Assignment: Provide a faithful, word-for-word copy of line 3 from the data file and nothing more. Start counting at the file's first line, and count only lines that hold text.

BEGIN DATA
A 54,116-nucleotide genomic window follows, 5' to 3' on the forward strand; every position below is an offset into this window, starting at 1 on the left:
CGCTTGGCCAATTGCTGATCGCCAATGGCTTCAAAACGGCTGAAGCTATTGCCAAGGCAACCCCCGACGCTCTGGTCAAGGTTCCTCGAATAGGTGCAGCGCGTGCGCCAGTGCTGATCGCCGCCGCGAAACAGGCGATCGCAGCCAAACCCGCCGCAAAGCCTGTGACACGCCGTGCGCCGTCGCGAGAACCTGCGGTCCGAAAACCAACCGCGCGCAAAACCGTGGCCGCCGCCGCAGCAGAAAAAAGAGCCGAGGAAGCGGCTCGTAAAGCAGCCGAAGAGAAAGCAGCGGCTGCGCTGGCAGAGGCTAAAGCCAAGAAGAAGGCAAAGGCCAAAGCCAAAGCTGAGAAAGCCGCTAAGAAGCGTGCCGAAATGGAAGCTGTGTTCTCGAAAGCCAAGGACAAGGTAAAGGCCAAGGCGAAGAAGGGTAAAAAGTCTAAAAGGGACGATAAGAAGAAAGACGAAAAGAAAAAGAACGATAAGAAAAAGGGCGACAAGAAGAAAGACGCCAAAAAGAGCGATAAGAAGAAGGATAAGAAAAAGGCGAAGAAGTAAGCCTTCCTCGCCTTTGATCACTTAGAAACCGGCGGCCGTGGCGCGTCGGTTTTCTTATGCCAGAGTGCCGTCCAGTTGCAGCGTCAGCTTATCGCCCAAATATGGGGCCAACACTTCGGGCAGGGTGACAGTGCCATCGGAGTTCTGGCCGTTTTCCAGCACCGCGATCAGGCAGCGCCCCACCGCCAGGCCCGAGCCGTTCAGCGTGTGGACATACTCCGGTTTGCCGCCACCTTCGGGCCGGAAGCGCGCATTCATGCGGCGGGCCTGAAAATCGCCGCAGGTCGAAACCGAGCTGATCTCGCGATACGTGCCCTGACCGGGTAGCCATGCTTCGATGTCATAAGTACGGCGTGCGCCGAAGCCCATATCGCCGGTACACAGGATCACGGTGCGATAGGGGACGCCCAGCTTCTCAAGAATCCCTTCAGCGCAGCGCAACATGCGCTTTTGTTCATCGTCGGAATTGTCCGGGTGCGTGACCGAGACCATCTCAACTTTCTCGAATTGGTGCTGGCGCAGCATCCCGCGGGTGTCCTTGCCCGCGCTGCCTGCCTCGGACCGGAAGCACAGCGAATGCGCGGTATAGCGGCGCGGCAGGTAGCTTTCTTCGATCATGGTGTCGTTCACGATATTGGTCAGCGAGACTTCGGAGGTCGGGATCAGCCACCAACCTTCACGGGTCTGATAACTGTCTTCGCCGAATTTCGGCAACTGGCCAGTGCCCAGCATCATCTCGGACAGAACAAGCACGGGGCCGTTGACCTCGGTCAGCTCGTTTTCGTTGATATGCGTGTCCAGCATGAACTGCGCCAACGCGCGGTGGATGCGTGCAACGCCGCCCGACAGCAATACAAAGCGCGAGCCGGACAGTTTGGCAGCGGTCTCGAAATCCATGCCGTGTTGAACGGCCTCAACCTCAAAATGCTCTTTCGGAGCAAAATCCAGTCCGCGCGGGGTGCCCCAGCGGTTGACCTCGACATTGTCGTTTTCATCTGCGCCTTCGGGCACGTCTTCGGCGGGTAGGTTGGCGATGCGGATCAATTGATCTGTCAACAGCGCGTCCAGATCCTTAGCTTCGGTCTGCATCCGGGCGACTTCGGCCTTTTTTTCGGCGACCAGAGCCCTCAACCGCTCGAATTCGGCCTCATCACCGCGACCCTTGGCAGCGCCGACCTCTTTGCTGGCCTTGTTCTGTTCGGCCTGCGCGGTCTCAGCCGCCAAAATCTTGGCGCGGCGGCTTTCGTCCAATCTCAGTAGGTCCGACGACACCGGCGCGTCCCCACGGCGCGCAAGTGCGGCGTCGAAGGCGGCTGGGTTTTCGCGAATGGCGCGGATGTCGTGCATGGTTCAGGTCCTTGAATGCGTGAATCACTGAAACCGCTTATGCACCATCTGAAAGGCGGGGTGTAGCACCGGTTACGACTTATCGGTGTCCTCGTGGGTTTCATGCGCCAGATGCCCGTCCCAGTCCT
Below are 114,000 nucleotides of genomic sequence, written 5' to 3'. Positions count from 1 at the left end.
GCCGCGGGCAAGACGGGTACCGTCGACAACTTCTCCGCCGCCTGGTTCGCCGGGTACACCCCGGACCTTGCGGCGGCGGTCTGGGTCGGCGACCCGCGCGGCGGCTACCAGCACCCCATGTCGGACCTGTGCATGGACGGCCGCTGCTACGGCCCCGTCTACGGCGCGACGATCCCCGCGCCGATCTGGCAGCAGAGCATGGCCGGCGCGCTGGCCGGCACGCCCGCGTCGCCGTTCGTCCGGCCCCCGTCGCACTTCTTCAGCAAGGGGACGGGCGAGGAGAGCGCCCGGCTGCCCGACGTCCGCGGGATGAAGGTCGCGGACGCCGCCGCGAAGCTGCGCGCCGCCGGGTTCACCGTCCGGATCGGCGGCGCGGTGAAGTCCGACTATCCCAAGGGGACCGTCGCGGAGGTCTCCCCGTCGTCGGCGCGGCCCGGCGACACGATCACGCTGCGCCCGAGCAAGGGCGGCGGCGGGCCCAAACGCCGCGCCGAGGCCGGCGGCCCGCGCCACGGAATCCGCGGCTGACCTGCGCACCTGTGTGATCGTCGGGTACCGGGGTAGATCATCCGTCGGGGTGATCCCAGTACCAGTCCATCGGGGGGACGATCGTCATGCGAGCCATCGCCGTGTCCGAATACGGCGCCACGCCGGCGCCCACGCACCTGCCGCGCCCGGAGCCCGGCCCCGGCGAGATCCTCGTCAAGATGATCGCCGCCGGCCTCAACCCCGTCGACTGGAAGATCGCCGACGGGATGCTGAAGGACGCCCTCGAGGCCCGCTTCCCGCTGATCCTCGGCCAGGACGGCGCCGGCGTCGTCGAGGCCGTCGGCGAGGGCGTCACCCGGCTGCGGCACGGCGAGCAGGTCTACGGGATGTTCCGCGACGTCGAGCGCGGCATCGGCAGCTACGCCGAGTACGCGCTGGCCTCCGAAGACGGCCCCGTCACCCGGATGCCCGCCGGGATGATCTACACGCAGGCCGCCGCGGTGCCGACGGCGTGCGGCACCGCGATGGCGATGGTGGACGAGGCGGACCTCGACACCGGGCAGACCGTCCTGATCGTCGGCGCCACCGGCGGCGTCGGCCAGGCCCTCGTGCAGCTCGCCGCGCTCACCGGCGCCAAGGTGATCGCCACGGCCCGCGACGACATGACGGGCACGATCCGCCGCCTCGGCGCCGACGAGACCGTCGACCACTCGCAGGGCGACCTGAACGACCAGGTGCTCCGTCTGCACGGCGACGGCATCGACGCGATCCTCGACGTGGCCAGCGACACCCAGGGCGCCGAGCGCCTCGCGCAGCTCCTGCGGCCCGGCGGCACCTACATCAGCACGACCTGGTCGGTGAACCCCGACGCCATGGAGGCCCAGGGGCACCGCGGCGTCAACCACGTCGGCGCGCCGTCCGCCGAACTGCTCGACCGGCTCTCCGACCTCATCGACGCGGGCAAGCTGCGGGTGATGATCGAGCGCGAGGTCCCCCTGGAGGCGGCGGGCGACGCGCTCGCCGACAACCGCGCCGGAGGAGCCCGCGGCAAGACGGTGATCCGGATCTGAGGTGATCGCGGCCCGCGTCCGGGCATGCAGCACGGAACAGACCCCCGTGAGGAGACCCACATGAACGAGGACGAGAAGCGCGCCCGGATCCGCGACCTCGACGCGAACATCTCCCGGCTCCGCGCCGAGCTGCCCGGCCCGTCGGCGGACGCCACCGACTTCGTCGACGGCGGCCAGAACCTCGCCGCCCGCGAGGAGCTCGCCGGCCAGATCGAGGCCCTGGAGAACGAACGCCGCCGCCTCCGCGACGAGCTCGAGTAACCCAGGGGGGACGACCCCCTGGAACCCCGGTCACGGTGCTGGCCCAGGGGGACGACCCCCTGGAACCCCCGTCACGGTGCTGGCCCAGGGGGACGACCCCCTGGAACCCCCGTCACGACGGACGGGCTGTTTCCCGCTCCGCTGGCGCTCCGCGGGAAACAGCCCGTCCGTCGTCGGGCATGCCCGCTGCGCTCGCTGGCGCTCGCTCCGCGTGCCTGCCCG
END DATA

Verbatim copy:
Below are 114,000 nucleotides of genomic sequence, written 5' to 3'. Positions count from 1 at the left end.